Wormwood, or Artemisia absinthium, is a perennial plant from the daisy family. Wormwood, which is also called absinth, has a bitter flavor and is used in making bitters and vermouth. It can also be used to make wormwood tea, which is used to treat gastric pain and indigestion, stimulate the appetite, and protect the liver.
Wormwood has a long history. Ancient Egyptians, Syrians, Greeks, and Romans knew of this herb. The bible mentions wormwood as marking the ground where the serpent slithered as the snake left the Garden of Eden. The bible also mentions wormwood in the Revelations of St. John. More recently, wormwood was an essential ingredient in absinthe.
Absinthe was first used as a medication when the liquor was developed France in the late 18th century. By the 1830s, absinthe as a liquor had crossed the oceans and landed in New Orleans. Legend has it that artists such as Ernest Hemingway and Vincent Van Gogh touted the creative benefits of drinking absinthe. In 1912, absinthe was banned in the United States. This liquor had more to it than just a high percentage of alcohol and was thought to cause madness.
Wormwood has a high content of thujone, which is structurally similar to tetrahydrocannabinol (THC), the ingredient that gives marijuana users their high. Drinking absinthe can lead to having altered senses. Animals that have been given high dosages of thujone under laboratory conditions have gone into convulsions, with some eventually dying. The absinthe that is legally sold today in the United States does not have any thujone content.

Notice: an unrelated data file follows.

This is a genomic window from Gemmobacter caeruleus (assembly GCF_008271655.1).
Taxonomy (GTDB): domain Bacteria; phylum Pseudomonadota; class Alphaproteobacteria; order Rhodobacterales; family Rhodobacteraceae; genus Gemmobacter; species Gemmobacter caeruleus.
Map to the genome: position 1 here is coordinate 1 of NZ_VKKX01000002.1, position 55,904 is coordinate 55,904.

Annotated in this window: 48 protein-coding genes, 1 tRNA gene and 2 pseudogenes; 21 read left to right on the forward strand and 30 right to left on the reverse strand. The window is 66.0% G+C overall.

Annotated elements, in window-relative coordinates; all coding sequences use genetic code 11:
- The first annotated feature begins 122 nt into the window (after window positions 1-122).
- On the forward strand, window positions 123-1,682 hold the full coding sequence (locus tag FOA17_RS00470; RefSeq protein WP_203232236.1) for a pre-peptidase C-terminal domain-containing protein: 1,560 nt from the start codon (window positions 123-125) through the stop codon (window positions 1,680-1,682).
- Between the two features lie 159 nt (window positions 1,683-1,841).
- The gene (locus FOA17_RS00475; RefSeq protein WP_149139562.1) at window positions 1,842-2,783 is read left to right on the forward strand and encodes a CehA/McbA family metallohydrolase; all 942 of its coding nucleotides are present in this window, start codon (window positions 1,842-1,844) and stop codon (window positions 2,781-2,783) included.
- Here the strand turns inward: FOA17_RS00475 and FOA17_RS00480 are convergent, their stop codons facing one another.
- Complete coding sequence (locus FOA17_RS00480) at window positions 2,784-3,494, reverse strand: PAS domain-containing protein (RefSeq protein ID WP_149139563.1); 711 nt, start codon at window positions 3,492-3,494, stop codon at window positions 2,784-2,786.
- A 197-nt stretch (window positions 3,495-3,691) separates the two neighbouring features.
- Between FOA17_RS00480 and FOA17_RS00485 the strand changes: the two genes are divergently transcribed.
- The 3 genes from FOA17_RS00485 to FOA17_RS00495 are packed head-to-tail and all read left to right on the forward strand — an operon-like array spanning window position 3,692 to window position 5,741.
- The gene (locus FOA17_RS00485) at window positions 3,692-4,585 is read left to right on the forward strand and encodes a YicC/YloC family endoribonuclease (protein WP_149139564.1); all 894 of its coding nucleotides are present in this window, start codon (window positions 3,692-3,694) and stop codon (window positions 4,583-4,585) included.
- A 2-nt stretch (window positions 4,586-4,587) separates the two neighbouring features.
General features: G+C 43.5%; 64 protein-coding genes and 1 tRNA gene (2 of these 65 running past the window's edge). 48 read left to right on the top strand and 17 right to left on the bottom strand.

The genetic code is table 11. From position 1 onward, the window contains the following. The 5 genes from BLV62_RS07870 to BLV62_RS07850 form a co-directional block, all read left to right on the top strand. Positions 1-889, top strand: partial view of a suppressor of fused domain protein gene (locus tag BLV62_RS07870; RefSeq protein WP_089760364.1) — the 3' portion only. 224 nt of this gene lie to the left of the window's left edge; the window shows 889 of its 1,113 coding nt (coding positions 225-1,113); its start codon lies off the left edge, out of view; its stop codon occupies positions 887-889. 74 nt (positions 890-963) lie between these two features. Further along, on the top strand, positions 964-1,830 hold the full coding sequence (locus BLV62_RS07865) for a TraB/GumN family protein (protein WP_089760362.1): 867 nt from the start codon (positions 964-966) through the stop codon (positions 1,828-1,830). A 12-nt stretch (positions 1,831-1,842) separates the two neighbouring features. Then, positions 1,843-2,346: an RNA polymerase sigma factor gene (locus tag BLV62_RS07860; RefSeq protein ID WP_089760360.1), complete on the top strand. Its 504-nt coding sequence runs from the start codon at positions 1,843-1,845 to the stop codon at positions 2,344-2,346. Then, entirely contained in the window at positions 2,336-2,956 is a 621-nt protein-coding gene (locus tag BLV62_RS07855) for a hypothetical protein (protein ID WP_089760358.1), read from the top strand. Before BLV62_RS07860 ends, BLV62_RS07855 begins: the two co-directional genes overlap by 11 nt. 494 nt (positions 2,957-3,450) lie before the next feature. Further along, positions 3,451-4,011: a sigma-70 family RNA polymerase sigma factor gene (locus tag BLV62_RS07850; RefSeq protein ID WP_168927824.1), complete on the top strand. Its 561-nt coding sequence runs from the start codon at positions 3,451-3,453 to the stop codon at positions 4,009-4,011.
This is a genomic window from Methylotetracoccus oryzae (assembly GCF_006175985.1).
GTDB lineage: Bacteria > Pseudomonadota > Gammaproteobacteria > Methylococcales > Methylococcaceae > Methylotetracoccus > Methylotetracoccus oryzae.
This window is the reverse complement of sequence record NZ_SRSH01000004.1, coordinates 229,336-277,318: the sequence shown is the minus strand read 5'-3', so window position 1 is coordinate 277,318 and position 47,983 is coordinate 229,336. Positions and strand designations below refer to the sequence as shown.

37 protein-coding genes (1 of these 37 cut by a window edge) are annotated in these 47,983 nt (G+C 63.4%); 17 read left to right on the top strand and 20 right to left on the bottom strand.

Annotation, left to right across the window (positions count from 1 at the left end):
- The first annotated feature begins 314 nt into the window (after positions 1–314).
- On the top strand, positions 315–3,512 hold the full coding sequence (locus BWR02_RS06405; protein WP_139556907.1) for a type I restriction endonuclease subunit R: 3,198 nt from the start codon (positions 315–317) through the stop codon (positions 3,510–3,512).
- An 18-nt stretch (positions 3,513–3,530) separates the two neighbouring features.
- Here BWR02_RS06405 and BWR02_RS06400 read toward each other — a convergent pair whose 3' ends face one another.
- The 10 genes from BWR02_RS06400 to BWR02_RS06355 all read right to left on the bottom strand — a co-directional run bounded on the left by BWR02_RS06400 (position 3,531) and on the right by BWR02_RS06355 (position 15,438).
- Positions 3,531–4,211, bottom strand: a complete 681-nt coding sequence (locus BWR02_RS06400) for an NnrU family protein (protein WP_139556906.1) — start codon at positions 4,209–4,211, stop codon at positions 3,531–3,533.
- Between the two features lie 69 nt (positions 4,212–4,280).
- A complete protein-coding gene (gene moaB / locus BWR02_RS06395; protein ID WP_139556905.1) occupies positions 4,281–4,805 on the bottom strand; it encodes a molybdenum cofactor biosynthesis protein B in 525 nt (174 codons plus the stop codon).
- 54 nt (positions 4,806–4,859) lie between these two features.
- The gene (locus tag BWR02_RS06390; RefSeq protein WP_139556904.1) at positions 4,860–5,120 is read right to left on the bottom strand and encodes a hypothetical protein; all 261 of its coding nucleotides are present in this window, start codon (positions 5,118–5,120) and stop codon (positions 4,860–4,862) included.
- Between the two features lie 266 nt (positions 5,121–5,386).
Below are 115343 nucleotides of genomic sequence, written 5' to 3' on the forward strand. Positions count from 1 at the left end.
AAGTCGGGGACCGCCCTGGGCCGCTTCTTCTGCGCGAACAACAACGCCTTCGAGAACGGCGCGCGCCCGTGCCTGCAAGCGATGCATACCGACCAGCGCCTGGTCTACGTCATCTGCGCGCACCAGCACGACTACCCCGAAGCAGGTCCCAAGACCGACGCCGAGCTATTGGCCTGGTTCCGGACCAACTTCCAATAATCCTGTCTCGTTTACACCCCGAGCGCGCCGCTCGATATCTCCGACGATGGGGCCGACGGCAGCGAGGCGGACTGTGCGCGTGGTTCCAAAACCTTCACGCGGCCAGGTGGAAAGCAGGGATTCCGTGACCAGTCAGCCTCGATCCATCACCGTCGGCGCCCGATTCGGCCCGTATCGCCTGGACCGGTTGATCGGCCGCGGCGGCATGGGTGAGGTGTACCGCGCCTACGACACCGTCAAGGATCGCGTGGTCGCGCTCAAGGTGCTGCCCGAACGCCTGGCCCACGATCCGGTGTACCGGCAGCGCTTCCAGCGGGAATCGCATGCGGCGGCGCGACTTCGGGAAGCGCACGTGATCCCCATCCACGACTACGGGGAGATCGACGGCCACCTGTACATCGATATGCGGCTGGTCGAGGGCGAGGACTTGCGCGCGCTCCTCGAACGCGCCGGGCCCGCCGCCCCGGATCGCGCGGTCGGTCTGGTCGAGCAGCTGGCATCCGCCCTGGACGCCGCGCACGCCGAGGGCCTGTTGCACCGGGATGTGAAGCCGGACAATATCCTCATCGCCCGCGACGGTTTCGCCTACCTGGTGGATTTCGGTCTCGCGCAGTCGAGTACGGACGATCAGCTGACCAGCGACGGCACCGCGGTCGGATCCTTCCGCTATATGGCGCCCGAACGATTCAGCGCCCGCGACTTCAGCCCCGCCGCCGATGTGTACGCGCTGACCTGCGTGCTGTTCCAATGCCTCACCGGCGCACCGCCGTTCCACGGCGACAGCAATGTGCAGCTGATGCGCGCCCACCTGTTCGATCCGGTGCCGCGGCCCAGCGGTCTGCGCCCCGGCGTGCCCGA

While the thought of thujone may give pause, drinking wormwood tea may have benefits beyond helping with gastric problems. For example, wormwood tea is carminative, meaning it helps the body deal with flatulence. In addition, drinking wormwood tea has anthelmintic properties, meaning it helps the body rid itself of worms. This tea also has febrifuge properties to help to body fight fevers.
Wormwood tea can be made by adding one teaspoon of dried wormwood to one cup of boiling water and letting the mixture sit for 10 to 15 minutes before drinking. Alternatively, 10 to 20 drops of wormwood tincture can be added to one cup of water. Some tea drinkers add maple syrup or honey to help counteract the bitter taste. The tea should be taken three times a day, 10 to 15 minutes before a meal.
Wormwood tea should not be used for a long period of time as the thujone in the tea can prove toxic. Most suggest that the tea should not be consumed for more than three to four weeks. Drinking too much wormwood tea over a prolonged period of time can lead to insomnia, dizziness, and vomiting as well as trembling, convulsions, and seizures. Women who are pregnant or are breast feeding should not drink wormwood tea. People should consult their physicians before using wormwood to make sure that the wormwood will not interact negatively with other drugs or herbs that they may be taking.